Consumer debt in the UK is at an all-time high.
Money education charity Credit Action calculates the average household owes about 7,796 (excluding mortgages), and 47,546 including mortgages.
In total, UK personal debt has hit a whopping 1,174bn, a figure that is increasing by 1m every four minutes.
An increasing number of employers are offering debt management and counselling services to their staff. Employees with money problems are likely to be stressed and unable to give 100% in the workplace, and HR can have a role in minimising the impact debt has on employees.
Organisations frequently offer debt counselling as part of a wider employee assistance programme (EAP). EAPs include a range of specialist information services and telephone and face-to-face counselling in areas such as legal advice, help with drug and alcohol dependency or gambling addiction, and advice on stress management.
Many EAP providers outsource the debt counselling element of their service to a third party. EAP company Calma, for instance, refers employees with financial worries to the Consumer Credit Counselling Service (CCCS), a charity.
“Financial advice is a tricky area and we found it difficult to find a provider who we could be sure was giving objective advice, so we chose the CCCS as our partner,” says Calma senior partner Rick Hughes.
Others work alongside agencies to broker payment plans on behalf of employees. Advisers act as intermediaries with creditors, helping employees to come up with affordable voluntary payment arrangements.
Some organisations have even brought debt management in-house.
Often there will be other problems associated with the debt, such as a drug habit or a breakdown of a relationship. By tackling all of these problems together, counsellors can get to the root of the debt issue, says James Bradley, information services manager at employee assistance company Accor.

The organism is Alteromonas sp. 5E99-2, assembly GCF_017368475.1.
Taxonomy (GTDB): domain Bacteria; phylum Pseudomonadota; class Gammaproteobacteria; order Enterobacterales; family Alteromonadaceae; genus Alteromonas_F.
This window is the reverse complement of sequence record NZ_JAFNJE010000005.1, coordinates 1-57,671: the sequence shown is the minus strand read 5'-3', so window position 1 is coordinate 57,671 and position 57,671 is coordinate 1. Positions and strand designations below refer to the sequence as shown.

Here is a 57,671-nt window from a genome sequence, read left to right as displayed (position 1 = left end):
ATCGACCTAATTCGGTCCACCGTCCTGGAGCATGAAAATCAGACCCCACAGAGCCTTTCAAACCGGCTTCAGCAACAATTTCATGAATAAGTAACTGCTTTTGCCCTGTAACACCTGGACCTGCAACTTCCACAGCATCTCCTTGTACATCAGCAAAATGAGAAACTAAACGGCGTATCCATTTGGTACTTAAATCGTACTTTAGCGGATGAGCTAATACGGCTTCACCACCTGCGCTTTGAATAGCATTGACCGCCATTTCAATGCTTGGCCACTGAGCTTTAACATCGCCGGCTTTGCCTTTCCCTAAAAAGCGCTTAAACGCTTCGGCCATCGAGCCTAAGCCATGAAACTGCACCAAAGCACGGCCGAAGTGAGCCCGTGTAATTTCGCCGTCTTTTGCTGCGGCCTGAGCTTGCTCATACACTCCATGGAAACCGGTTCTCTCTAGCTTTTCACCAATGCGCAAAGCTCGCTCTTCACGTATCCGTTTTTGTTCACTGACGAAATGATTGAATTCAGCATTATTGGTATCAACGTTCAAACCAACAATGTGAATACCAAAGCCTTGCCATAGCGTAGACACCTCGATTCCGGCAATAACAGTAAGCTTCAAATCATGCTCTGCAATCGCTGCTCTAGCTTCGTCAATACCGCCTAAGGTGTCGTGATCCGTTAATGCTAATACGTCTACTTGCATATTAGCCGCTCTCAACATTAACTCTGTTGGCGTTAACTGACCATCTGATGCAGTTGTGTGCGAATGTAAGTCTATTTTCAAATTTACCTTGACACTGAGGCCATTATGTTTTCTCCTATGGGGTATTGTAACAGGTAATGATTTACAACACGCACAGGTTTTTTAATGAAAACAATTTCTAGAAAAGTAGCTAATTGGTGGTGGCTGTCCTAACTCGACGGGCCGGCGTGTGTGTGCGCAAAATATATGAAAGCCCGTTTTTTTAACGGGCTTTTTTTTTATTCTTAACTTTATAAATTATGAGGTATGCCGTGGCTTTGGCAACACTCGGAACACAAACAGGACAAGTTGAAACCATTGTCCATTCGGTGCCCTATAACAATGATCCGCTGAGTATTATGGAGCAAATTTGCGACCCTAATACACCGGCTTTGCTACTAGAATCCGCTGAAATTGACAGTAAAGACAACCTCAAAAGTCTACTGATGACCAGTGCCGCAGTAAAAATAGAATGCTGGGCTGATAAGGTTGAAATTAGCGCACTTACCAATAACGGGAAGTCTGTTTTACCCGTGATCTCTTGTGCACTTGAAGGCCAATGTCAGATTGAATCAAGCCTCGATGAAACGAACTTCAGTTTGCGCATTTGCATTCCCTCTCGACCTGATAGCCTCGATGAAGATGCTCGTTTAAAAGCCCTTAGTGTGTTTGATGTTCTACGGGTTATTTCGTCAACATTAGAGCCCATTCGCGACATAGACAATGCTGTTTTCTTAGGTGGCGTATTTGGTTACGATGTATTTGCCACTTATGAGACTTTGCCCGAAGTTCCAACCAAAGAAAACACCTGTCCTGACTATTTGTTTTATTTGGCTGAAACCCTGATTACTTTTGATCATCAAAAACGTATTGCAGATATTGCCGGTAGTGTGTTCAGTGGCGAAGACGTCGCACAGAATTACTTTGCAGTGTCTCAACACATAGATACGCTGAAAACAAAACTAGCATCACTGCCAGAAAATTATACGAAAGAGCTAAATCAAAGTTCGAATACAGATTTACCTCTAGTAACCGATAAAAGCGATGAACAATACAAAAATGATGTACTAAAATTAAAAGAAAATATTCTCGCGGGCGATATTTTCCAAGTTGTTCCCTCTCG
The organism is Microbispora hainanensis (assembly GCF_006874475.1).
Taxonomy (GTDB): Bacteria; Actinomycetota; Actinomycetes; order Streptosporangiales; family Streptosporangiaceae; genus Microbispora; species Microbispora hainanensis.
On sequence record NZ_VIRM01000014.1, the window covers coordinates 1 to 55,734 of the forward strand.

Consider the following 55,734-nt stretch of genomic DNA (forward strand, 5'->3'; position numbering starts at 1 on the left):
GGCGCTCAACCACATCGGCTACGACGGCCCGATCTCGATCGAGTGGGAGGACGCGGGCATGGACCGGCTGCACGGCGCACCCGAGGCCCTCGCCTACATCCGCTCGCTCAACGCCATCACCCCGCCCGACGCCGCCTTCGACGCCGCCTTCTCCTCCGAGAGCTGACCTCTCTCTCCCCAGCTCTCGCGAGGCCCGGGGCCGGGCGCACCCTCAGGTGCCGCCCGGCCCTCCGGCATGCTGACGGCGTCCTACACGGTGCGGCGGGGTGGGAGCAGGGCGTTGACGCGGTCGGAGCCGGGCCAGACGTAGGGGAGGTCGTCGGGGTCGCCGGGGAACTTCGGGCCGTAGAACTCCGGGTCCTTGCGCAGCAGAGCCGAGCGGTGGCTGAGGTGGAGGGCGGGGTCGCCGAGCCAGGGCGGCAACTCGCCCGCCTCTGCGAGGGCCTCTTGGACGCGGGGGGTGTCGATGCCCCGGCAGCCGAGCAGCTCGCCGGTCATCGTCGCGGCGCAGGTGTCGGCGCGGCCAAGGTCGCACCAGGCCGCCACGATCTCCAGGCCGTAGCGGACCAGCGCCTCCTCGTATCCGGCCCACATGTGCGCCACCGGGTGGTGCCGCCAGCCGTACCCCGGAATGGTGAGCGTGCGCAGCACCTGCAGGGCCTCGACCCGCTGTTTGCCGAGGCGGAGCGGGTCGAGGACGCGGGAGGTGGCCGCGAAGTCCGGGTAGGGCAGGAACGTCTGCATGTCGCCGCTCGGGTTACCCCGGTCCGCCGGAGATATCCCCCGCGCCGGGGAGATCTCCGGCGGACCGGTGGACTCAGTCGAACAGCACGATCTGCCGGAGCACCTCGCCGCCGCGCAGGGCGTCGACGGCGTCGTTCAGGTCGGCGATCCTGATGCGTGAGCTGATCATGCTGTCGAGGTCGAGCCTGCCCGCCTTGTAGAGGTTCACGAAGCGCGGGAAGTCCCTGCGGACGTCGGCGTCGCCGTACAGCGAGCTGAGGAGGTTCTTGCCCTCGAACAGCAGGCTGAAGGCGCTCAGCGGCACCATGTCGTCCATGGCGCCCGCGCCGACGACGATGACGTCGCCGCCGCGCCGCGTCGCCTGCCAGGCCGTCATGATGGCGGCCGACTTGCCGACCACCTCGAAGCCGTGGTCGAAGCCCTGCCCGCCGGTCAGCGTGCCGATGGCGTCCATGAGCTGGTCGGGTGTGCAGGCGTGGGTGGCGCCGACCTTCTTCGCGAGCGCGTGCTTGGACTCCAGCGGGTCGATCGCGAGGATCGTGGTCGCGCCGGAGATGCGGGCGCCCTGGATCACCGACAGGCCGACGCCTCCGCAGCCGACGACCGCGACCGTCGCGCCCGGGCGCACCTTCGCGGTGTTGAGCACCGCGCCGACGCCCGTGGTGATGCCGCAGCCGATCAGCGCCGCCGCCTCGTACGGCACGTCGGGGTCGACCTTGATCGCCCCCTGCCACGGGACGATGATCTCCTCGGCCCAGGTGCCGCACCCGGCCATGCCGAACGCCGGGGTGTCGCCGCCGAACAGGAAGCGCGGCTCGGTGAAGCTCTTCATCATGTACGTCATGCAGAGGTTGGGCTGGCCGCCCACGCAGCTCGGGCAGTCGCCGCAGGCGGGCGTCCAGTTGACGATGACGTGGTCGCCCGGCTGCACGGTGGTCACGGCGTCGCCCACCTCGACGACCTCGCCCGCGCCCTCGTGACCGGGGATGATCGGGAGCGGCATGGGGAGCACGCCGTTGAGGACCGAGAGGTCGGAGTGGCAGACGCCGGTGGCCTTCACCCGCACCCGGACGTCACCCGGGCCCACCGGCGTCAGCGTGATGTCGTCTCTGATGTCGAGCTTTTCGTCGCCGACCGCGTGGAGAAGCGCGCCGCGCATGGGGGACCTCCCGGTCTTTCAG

“If you help with debt and other ancillary problems, the payback employers get in terms of employee loyalty can be immeasurable,” he says.
And with greater loyalty comes better staff retention.
At passenger transport giant First Group, for example, workforce churn has reduced by 20% since the company introduced a series of schemes aimed at helping staff to budget effectively.
Many of First Group’s employees, such as its bus and train drivers, earn relatively low wages.
“Some are also migrant workers who may not be financially literate,” says John Chilman, head of reward at First Group.
The company has established a financial advice centre for employees and set up a credit union to encourage responsible saving. The credit union works by transferring money from an employee’s wage into a saving account each month.
Chilman says that, in the past year alone, these initiatives have helped five staff members facing eviction to keep hold of their homes.
“Many employees are disenfranchised from the banking system, and now here is an alternative,” he says.
Debt management – the options
- Include debt management or counselling as part of a wider employee assistance programme
- Employ an in-house debt management service
- Consider introducing money management courses or a savings scheme
- Point employees to the Citizens Advice Bureau